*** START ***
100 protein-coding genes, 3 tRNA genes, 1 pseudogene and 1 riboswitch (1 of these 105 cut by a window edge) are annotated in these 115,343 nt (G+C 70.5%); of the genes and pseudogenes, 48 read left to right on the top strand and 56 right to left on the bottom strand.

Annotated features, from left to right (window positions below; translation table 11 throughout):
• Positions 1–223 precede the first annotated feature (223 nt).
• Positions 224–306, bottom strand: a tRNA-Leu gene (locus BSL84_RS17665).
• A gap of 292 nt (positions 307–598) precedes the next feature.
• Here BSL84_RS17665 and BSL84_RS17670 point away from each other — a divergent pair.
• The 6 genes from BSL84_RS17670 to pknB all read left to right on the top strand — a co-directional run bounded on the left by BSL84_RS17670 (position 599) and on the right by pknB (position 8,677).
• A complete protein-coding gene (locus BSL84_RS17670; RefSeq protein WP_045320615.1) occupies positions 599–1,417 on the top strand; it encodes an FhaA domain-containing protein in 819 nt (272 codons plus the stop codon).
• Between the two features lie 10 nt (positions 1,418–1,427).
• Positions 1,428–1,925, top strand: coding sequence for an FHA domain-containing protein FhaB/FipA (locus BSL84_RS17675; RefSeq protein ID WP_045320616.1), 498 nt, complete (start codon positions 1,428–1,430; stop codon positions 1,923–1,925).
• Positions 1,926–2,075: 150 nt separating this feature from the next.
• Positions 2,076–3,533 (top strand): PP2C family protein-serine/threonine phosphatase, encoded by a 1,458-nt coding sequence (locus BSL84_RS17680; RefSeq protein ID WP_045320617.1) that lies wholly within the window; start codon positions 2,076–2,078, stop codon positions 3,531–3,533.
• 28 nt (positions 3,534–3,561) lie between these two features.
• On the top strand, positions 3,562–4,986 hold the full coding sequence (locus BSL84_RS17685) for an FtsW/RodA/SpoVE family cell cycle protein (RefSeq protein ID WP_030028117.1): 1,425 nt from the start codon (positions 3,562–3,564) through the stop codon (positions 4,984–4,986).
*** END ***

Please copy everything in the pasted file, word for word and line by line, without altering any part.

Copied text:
100 protein-coding genes, 3 tRNA genes, 1 pseudogene and 1 riboswitch (1 of these 105 cut by a window edge) are annotated in these 115,343 nt (G+C 70.5%); of the genes and pseudogenes, 48 read left to right on the top strand and 56 right to left on the bottom strand.

Annotated features, from left to right (window positions below; translation table 11 throughout):
• Positions 1–223 precede the first annotated feature (223 nt).
• Positions 224–306, bottom strand: a tRNA-Leu gene (locus BSL84_RS17665).
• A gap of 292 nt (positions 307–598) precedes the next feature.
• Here BSL84_RS17665 and BSL84_RS17670 point away from each other — a divergent pair.
• The 6 genes from BSL84_RS17670 to pknB all read left to right on the top strand — a co-directional run bounded on the left by BSL84_RS17670 (position 599) and on the right by pknB (position 8,677).
• A complete protein-coding gene (locus BSL84_RS17670; RefSeq protein WP_045320615.1) occupies positions 599–1,417 on the top strand; it encodes an FhaA domain-containing protein in 819 nt (272 codons plus the stop codon).
• Between the two features lie 10 nt (positions 1,418–1,427).
• Positions 1,428–1,925, top strand: coding sequence for an FHA domain-containing protein FhaB/FipA (locus BSL84_RS17675; RefSeq protein ID WP_045320616.1), 498 nt, complete (start codon positions 1,428–1,430; stop codon positions 1,923–1,925).
• Positions 1,926–2,075: 150 nt separating this feature from the next.
• Positions 2,076–3,533 (top strand): PP2C family protein-serine/threonine phosphatase, encoded by a 1,458-nt coding sequence (locus BSL84_RS17680; RefSeq protein ID WP_045320617.1) that lies wholly within the window; start codon positions 2,076–2,078, stop codon positions 3,531–3,533.
• 28 nt (positions 3,534–3,561) lie between these two features.
• On the top strand, positions 3,562–4,986 hold the full coding sequence (locus BSL84_RS17685) for an FtsW/RodA/SpoVE family cell cycle protein (RefSeq protein ID WP_030028117.1): 1,425 nt from the start codon (positions 3,562–3,564) through the stop codon (positions 4,984–4,986).